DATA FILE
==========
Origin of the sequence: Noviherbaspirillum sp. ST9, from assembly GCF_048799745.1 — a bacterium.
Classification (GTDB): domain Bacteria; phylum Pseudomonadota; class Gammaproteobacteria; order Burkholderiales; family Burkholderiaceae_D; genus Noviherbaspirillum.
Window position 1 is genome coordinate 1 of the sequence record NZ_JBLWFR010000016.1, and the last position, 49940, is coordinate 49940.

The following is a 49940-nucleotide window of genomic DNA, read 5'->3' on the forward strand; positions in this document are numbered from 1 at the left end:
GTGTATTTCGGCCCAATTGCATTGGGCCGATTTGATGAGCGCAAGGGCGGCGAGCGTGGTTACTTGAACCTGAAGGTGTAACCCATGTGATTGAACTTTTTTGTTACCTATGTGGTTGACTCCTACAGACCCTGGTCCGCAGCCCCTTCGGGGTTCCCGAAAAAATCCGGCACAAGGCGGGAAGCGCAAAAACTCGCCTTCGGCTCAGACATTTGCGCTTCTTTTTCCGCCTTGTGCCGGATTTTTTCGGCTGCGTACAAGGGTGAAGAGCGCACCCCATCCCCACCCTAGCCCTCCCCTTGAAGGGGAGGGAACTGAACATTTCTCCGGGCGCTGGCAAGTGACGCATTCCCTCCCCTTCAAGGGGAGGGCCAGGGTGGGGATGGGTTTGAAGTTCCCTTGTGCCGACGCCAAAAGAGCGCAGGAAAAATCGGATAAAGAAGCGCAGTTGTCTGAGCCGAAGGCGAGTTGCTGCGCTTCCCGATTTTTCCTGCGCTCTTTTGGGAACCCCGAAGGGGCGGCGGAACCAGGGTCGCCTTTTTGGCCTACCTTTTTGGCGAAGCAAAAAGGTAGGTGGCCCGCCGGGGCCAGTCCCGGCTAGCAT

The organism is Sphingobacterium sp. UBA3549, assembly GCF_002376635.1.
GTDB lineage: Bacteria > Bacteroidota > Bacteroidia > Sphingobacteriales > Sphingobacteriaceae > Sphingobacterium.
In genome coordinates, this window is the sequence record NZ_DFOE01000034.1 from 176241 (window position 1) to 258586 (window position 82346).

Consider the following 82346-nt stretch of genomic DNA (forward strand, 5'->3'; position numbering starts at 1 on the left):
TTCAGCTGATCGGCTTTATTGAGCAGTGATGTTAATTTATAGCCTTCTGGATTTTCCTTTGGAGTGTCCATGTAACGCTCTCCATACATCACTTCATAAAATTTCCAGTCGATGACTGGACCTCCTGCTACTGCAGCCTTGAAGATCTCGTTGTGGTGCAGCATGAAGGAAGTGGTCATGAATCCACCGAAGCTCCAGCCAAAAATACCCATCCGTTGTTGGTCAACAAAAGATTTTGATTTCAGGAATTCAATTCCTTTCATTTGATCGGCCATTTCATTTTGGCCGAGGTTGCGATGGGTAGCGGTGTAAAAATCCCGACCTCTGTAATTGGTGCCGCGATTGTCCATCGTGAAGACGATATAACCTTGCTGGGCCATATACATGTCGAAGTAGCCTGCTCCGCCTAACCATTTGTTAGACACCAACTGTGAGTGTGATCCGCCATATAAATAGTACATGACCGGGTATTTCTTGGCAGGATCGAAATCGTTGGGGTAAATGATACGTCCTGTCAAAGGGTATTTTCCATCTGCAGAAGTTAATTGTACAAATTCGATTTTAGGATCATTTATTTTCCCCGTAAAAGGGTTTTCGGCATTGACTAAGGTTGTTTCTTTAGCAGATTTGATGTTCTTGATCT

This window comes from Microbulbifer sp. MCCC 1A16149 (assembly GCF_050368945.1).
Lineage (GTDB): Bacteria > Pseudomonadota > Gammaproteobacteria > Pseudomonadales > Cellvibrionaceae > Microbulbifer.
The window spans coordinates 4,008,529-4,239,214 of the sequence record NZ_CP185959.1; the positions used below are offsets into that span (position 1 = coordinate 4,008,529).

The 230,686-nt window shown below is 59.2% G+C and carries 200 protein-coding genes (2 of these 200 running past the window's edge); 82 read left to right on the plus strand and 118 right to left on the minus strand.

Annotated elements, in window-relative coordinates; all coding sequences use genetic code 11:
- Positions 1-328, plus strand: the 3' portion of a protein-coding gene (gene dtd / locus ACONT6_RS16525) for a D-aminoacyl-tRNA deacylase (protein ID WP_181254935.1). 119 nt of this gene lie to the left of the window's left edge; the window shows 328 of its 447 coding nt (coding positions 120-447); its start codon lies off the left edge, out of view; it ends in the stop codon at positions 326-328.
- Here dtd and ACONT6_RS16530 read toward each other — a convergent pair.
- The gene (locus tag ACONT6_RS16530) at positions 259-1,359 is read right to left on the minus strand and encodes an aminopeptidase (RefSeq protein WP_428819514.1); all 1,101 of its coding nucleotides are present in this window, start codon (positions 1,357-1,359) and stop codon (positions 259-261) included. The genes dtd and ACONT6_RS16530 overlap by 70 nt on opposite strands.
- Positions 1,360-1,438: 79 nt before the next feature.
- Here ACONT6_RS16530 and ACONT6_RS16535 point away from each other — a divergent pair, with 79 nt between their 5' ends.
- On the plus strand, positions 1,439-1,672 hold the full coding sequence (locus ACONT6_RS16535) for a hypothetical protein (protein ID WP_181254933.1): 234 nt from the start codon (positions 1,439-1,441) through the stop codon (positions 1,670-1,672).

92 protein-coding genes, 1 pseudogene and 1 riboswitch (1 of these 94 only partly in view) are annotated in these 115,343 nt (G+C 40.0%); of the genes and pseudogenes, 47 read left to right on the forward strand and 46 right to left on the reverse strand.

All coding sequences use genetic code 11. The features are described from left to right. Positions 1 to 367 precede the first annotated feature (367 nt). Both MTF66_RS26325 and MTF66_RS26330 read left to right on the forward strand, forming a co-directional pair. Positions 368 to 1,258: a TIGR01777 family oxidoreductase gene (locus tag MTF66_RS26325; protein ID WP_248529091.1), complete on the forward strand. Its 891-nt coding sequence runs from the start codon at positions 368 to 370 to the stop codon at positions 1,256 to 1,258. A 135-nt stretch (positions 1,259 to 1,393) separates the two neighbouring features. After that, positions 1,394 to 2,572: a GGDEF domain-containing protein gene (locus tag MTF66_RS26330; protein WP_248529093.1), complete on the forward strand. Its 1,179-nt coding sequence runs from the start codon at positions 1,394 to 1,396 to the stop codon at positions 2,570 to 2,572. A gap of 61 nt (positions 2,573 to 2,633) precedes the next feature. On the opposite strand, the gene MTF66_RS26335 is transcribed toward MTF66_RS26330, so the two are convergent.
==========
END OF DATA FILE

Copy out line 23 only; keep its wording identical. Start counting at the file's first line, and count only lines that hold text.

All coding sequences use genetic code 11. The features are described from left to right. Positions 1 to 367 precede the first annotated feature (367 nt). Both MTF66_RS26325 and MTF66_RS26330 read left to right on the forward strand, forming a co-directional pair. Positions 368 to 1,258: a TIGR01777 family oxidoreductase gene (locus tag MTF66_RS26325; protein ID WP_248529091.1), complete on the forward strand. Its 891-nt coding sequence runs from the start codon at positions 368 to 370 to the stop codon at positions 1,256 to 1,258. A 135-nt stretch (positions 1,259 to 1,393) separates the two neighbouring features. After that, positions 1,394 to 2,572: a GGDEF domain-containing protein gene (locus tag MTF66_RS26330; protein WP_248529093.1), complete on the forward strand. Its 1,179-nt coding sequence runs from the start codon at positions 1,394 to 1,396 to the stop codon at positions 2,570 to 2,572. A gap of 61 nt (positions 2,573 to 2,633) precedes the next feature. On the opposite strand, the gene MTF66_RS26335 is transcribed toward MTF66_RS26330, so the two are convergent.